Since the US-led NATO forces occupied Afghanistan, stiff resistance of the Taliban militants which created unending lawlessness in the country has made it a most conducive place for India to avail the opportunity to fulfill its nefarious designs.

In this regard, on October 6, 2012, Pakistans Chief of Army Staff, Gen. Ashfaq Parvez Kayani issued a warning to Afghanistan to stop cross-border incursions in Pakistan. While former Prime Minister Syed Yusuf Raza Gilani disclosed, Certain forces are at work to destabilise Afghanistan and Karzai should not play in their hands.

Notably, regarding Indian activities in Afghanistan, the then NATO commander, Gen. McChrystal had pointed out: Indian political and economic influence is increasing in Afghanistanis likely to exacerbate regional tensions.

It is US double game with Pakistan that on the one hand, its high officials realise that without Islamabads help, stability cannot be achieved in Afghanistan after the withdrawal of NATO troops. They are also getting Pakistans assistance for a peace deal between the Afghan government and the Taliban insurgents. On the other hand, they prefer New Delhi at the cost of Islamabad, while continuing their blame game against the latter for safe havens of insurgents and cross-border terrorism in Afghanistan. Meanwhile, US new ambassador to Pakistan, Richard Olsen stated on October 25, Pakistan is playing important role in the region, and both the countries are working to broaden and deepen their ties. Recently US Secretary of State Hillary Clinton expressed similar views.

Nevertheless, taking note of Indias subversive role in Afghanistan, recently, US Republican Senator John McCain reminded the Obama administration that encouraging India to take a more active role in Afghanistan, while simultaneously criticising Pakistan could be a recipe for disaster.

But American President Barrack Obama is determined to maintain US military presence in Afghanistan after 2014. Thus, America not only seeks to obtain its strategic goals, but also to protect Indian influence in Afghanistan.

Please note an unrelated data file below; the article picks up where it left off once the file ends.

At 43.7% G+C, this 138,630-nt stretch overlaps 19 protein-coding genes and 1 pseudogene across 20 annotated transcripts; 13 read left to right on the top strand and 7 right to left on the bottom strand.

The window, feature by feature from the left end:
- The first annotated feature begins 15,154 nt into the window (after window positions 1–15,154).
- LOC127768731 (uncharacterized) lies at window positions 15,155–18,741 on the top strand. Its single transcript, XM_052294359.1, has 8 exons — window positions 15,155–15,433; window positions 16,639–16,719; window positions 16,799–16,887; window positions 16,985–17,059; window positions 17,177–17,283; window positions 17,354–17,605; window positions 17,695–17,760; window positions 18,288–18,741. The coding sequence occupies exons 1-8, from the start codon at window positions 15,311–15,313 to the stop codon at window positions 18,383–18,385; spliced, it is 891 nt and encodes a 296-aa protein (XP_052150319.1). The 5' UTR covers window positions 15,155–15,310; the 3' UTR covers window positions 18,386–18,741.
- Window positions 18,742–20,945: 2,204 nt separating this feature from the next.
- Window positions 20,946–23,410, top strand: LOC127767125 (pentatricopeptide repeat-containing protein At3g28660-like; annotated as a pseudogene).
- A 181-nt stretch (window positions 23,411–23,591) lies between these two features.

Here question arises that if well-trained NATO forces, equipped with sophisticated weaponry have failed in coping with the Afghan militants in eleven years as to how American small contingency will succeed in this respect. So, perennial terror-attacks by the Taliban warriors on the US forces and bases will fail American objectives in the post-2014 scenario. Karzai regime will fall like a house of cards. Even New Delhi which has been assisting the Northern Alliance against the Afghan militants will not be in a position to maintain its network due to successful guerrilla warfare of the Taliban.

Moreover, political experts argue that there are less chances of the success of peace deal with the Afghan Taliban who are now in better position of fighting, and the war-torn Afghanistan will be thrown in an era of uncertainty and civil war after the foreign troops leave. And all the efforts of the US-led NATO and other western countries for a stable Afghanistan will prove fruitless. Pakistan will also not be in a position to help in bringing peace and stability in Afghanistan. In that drastic situation, India will have to roll back its map from Afghanistan. Therefore, India has bleak future in Afghanistan.